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Yau v. Allen

California Court of Appeals, Fourth District, Third Division

August 26, 2014

EDDIE YAU, Plaintiff and Appellant,
GINA ALLEN, Defendants and Respondents. EDDIE YAU, Plaintiff and Appellant,
SANTA MARGARITA FORD, INC., et al., Defendants and Respondents.

Appeals from judgments of the Superior Court of Orange County, No. 30-2011-00448900 Andrew P. Banks, Judge.

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Skanadore Reisdorph Law Office and Deborah S. Reisdorph for Plaintiff and Appellant.

Gordon & Rees, Roger M. Mansukhani, Gina H. Lindell, Matthew G. Kleiner, and Craig D. Nickerson for Defendants and Respondents.



Eddie Yau filed a complaint against his former employer, Santa Margarita Ford, Inc., alleging a cause of action for wrongful termination in violation of public policy. Yau alleged he was terminated after complaining to Santa Margarita Ford’s management about fraudulent warranty repair claims being submitted to Ford Motor Company (Ford). Yau also alleged an intentional infliction of emotional distress cause of action against individual defendants who were his coworkers and supervisors, and the owner of Santa Margarita Ford.

The trial court sustained demurrers without leave to amend and dismissed the action, entering separate judgments for Santa Margarita Ford and the individual defendants. We conclude Yau adequately pleaded his wrongful termination cause of action and therefore the judgment in favor of Santa Margarita Ford must be reversed and the matter remanded as to that cause of

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action. We conclude the trial court correctly dismissed the intentional infliction of emotional distress cause of action, and the judgment in favor of the individual defendants is affirmed.


First Amended Complaint

Yau’s original complaint was amended before the trial court ruled on a pending demurrer. Accordingly, we begin with the allegations of his first amended complaint.

In 1992, Yau was hired as a mechanic by Santa Margarita Ford. By September 2007, he had been promoted to the position of service manager. Yau alleged he was terminated in February 2009 after complaining to Santa Margarita Ford’s general manager, Mike Mamic, and later to Santa Margarita Ford’s owner, James Graham, that fraudulent warranty repair claims were being submitted to Ford. Yau alleged Santa Margarita Ford’s service director, Robert Selff, to whom Yau reported, was the instigator/mastermind of the warranty fraud. He alleged Santa Margarita Ford’s parts director, Robert Cira, and its customer relations manager, Gina Allen, were involved as well. Mamic, Graham, Selff, Cira, and Allen were named defendants in Yau’s action (and are hereafter referred to collectively as the Individual Defendants).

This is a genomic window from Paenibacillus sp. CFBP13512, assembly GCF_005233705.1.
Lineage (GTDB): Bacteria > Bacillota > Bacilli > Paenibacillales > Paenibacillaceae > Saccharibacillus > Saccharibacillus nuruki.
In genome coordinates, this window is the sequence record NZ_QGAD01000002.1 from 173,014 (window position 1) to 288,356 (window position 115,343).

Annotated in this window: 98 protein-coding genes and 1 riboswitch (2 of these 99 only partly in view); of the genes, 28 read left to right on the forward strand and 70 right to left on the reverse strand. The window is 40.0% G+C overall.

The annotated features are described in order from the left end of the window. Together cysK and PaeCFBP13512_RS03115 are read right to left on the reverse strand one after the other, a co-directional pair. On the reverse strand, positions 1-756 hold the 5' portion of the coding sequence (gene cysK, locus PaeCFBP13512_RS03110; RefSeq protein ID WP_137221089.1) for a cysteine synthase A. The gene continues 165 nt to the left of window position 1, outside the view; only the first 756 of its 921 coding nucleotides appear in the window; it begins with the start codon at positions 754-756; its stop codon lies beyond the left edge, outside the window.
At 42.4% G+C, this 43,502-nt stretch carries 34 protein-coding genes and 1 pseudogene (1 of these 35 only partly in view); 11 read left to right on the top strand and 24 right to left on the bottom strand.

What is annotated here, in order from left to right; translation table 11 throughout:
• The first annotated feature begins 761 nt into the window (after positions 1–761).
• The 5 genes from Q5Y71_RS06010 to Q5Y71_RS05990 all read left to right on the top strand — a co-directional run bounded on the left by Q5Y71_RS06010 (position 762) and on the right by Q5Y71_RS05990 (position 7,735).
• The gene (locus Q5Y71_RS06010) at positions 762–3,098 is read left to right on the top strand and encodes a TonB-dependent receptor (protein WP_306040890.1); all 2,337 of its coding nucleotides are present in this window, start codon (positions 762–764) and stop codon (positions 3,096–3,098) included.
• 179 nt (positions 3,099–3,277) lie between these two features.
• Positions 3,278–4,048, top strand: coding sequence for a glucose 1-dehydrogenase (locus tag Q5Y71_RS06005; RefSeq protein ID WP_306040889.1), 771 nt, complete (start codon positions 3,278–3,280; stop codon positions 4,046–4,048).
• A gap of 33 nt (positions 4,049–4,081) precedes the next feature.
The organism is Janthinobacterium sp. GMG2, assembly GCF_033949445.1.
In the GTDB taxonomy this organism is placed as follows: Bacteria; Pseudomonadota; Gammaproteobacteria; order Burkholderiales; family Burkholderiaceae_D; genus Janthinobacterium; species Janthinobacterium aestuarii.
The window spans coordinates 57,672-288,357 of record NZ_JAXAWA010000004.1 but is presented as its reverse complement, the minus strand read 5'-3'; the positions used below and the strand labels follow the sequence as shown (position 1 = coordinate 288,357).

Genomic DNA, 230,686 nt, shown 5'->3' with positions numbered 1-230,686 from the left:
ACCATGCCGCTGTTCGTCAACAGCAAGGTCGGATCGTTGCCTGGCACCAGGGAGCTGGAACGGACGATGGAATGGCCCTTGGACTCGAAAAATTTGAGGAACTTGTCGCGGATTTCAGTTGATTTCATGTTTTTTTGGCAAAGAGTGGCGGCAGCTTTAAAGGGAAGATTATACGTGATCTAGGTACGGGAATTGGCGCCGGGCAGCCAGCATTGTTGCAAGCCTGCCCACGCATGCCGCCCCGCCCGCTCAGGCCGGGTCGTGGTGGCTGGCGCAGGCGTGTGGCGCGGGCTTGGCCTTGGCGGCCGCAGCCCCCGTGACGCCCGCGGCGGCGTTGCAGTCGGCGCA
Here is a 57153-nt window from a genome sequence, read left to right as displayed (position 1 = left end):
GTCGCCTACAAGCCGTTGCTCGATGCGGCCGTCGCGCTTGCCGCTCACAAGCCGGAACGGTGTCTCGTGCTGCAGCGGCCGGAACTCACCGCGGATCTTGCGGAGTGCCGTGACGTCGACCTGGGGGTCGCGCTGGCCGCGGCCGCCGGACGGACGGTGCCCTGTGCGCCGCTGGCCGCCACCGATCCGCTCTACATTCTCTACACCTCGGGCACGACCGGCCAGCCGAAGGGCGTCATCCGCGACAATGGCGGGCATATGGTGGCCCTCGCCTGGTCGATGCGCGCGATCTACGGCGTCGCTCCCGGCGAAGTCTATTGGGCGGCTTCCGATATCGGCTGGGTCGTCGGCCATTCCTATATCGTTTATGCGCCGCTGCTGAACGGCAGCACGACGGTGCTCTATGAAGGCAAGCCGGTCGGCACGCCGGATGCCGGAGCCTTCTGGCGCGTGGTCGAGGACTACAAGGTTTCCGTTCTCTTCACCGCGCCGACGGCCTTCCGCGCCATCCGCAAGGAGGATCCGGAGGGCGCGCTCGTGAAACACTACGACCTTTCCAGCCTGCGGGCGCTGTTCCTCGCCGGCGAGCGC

Yau’s first amended complaint described the fictitious warranty repair scheme as follows. Pablo Prudencio was an outside vendor who had previously worked for Santa Margarita Ford to whom Yau, at Selff’s direction, referred fictitious warranty repairs. Prudencio would contact Pablo Pastrano in Santa Margarita Ford’s parts department and order parts for fictitious warranty repairs. Pastrano would charge Ford for the parts but would not give Prudencio any of the parts because the vehicle did not need them. Selff would have the technician/shop team leader documenting the repair order use the correct “warranty labor operations” and “draft[] a corresponding story to reflect the labor operations that were performed.” Once the parts were charged out and everything documented, Selff would meet with Cira (parts director), to discuss how much money Santa Margarita Ford was generating in parts from fictitious warranty claims. Anytime the service department or Selff “needed parts for any reason, Selff would tap into the parts ‘credit’. . . .” Selff told Yau “every year Santa Margarita Ford would hire an outside company to take inventory of the parts department” and it would always have $25, 000 to $50, 000 worth of excess parts that were unexplainable.